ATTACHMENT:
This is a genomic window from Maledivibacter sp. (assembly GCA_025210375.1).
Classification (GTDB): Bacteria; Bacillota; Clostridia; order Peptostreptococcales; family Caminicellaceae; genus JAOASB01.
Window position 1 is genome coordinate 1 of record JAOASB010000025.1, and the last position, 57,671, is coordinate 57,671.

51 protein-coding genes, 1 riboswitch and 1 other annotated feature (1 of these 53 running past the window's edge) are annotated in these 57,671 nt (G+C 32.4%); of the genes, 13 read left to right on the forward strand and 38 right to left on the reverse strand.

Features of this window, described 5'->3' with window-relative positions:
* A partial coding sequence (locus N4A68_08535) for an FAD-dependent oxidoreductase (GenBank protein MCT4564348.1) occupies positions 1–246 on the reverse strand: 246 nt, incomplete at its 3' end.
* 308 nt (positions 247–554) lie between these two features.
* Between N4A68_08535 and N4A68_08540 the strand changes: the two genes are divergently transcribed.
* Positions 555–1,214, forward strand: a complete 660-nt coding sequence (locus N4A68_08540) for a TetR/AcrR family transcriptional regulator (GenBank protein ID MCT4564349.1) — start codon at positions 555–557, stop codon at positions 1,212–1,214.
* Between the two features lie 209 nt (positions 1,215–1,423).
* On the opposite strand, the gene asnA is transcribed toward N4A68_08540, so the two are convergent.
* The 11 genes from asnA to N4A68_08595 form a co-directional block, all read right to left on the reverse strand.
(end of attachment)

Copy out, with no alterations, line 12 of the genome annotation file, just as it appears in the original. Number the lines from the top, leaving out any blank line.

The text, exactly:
* The 11 genes from asnA to N4A68_08595 form a co-directional block, all read right to left on the reverse strand.